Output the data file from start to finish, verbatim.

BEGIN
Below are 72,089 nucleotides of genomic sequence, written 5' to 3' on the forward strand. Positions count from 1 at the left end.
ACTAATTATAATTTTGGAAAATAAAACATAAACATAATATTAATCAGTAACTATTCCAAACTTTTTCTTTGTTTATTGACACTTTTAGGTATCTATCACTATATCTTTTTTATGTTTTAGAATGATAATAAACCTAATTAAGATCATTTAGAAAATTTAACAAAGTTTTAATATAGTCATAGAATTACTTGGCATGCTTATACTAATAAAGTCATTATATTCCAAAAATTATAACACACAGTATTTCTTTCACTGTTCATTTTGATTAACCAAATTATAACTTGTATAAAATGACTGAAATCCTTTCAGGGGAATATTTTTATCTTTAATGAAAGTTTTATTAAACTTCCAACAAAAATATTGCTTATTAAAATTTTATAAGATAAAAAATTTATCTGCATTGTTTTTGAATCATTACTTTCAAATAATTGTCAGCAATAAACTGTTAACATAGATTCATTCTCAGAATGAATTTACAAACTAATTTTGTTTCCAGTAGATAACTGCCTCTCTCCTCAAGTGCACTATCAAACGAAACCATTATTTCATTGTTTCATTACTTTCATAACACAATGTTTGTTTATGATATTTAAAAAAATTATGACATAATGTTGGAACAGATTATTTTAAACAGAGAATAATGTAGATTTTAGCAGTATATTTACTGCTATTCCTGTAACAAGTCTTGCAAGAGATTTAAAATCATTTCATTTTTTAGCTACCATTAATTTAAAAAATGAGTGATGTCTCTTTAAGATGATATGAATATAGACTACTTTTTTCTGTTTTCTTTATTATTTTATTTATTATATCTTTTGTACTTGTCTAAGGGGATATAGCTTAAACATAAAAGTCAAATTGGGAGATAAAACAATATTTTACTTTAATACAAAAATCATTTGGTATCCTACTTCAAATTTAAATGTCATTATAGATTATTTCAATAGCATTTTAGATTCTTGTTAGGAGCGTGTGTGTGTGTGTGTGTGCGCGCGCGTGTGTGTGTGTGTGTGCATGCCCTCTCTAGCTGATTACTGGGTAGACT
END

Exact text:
Below are 72,089 nucleotides of genomic sequence, written 5' to 3' on the forward strand. Positions count from 1 at the left end.
ACTAATTATAATTTTGGAAAATAAAACATAAACATAATATTAATCAGTAACTATTCCAAACTTTTTCTTTGTTTATTGACACTTTTAGGTATCTATCACTATATCTTTTTTATGTTTTAGAATGATAATAAACCTAATTAAGATCATTTAGAAAATTTAACAAAGTTTTAATATAGTCATAGAATTACTTGGCATGCTTATACTAATAAAGTCATTATATTCCAAAAATTATAACACACAGTATTTCTTTCACTGTTCATTTTGATTAACCAAATTATAACTTGTATAAAATGACTGAAATCCTTTCAGGGGAATATTTTTATCTTTAATGAAAGTTTTATTAAACTTCCAACAAAAATATTGCTTATTAAAATTTTATAAGATAAAAAATTTATCTGCATTGTTTTTGAATCATTACTTTCAAATAATTGTCAGCAATAAACTGTTAACATAGATTCATTCTCAGAATGAATTTACAAACTAATTTTGTTTCCAGTAGATAACTGCCTCTCTCCTCAAGTGCACTATCAAACGAAACCATTATTTCATTGTTTCATTACTTTCATAACACAATGTTTGTTTATGATATTTAAAAAAATTATGACATAATGTTGGAACAGATTATTTTAAACAGAGAATAATGTAGATTTTAGCAGTATATTTACTGCTATTCCTGTAACAAGTCTTGCAAGAGATTTAAAATCATTTCATTTTTTAGCTACCATTAATTTAAAAAATGAGTGATGTCTCTTTAAGATGATATGAATATAGACTACTTTTTTCTGTTTTCTTTATTATTTTATTTATTATATCTTTTGTACTTGTCTAAGGGGATATAGCTTAAACATAAAAGTCAAATTGGGAGATAAAACAATATTTTACTTTAATACAAAAATCATTTGGTATCCTACTTCAAATTTAAATGTCATTATAGATTATTTCAATAGCATTTTAGATTCTTGTTAGGAGCGTGTGTGTGTGTGTGTGTGCGCGCGCGTGTGTGTGTGTGTGTGCATGCCCTCTCTAGCTGATTACTGGGTAGACT